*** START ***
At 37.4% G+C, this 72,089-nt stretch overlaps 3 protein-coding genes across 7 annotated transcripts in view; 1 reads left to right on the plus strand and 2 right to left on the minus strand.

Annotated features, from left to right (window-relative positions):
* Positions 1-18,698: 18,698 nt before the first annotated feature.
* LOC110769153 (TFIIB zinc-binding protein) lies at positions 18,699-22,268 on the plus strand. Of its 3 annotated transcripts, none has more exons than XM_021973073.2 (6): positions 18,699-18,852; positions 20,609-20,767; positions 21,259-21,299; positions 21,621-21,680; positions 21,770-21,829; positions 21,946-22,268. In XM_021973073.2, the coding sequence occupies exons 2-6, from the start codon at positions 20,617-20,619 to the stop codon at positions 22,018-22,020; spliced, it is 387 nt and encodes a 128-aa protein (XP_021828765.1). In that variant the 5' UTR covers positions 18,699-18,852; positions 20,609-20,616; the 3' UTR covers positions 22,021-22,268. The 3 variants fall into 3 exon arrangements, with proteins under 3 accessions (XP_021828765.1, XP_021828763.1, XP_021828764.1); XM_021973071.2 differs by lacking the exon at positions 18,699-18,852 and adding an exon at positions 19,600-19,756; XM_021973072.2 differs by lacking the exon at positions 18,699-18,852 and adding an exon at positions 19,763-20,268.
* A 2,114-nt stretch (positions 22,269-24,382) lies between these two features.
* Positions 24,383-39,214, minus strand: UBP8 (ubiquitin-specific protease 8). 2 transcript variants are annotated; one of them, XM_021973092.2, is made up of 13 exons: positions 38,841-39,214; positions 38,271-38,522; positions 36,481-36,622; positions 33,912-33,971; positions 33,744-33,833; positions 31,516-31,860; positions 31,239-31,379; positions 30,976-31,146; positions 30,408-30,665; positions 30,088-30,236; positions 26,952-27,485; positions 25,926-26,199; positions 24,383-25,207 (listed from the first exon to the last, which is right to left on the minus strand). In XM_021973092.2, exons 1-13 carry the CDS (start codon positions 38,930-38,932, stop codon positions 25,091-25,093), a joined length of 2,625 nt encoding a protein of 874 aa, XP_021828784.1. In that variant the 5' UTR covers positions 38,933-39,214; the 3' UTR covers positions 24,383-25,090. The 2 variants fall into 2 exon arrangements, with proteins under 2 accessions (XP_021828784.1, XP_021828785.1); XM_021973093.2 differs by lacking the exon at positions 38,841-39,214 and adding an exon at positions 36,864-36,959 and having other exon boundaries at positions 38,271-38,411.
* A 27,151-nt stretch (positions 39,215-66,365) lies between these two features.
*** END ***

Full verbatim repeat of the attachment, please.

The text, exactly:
At 37.4% G+C, this 72,089-nt stretch overlaps 3 protein-coding genes across 7 annotated transcripts in view; 1 reads left to right on the plus strand and 2 right to left on the minus strand.

Annotated features, from left to right (window-relative positions):
* Positions 1-18,698: 18,698 nt before the first annotated feature.
* LOC110769153 (TFIIB zinc-binding protein) lies at positions 18,699-22,268 on the plus strand. Of its 3 annotated transcripts, none has more exons than XM_021973073.2 (6): positions 18,699-18,852; positions 20,609-20,767; positions 21,259-21,299; positions 21,621-21,680; positions 21,770-21,829; positions 21,946-22,268. In XM_021973073.2, the coding sequence occupies exons 2-6, from the start codon at positions 20,617-20,619 to the stop codon at positions 22,018-22,020; spliced, it is 387 nt and encodes a 128-aa protein (XP_021828765.1). In that variant the 5' UTR covers positions 18,699-18,852; positions 20,609-20,616; the 3' UTR covers positions 22,021-22,268. The 3 variants fall into 3 exon arrangements, with proteins under 3 accessions (XP_021828765.1, XP_021828763.1, XP_021828764.1); XM_021973071.2 differs by lacking the exon at positions 18,699-18,852 and adding an exon at positions 19,600-19,756; XM_021973072.2 differs by lacking the exon at positions 18,699-18,852 and adding an exon at positions 19,763-20,268.
* A 2,114-nt stretch (positions 22,269-24,382) lies between these two features.
* Positions 24,383-39,214, minus strand: UBP8 (ubiquitin-specific protease 8). 2 transcript variants are annotated; one of them, XM_021973092.2, is made up of 13 exons: positions 38,841-39,214; positions 38,271-38,522; positions 36,481-36,622; positions 33,912-33,971; positions 33,744-33,833; positions 31,516-31,860; positions 31,239-31,379; positions 30,976-31,146; positions 30,408-30,665; positions 30,088-30,236; positions 26,952-27,485; positions 25,926-26,199; positions 24,383-25,207 (listed from the first exon to the last, which is right to left on the minus strand). In XM_021973092.2, exons 1-13 carry the CDS (start codon positions 38,930-38,932, stop codon positions 25,091-25,093), a joined length of 2,625 nt encoding a protein of 874 aa, XP_021828784.1. In that variant the 5' UTR covers positions 38,933-39,214; the 3' UTR covers positions 24,383-25,090. The 2 variants fall into 2 exon arrangements, with proteins under 2 accessions (XP_021828784.1, XP_021828785.1); XM_021973093.2 differs by lacking the exon at positions 38,841-39,214 and adding an exon at positions 36,864-36,959 and having other exon boundaries at positions 38,271-38,411.
* A 27,151-nt stretch (positions 39,215-66,365) lies between these two features.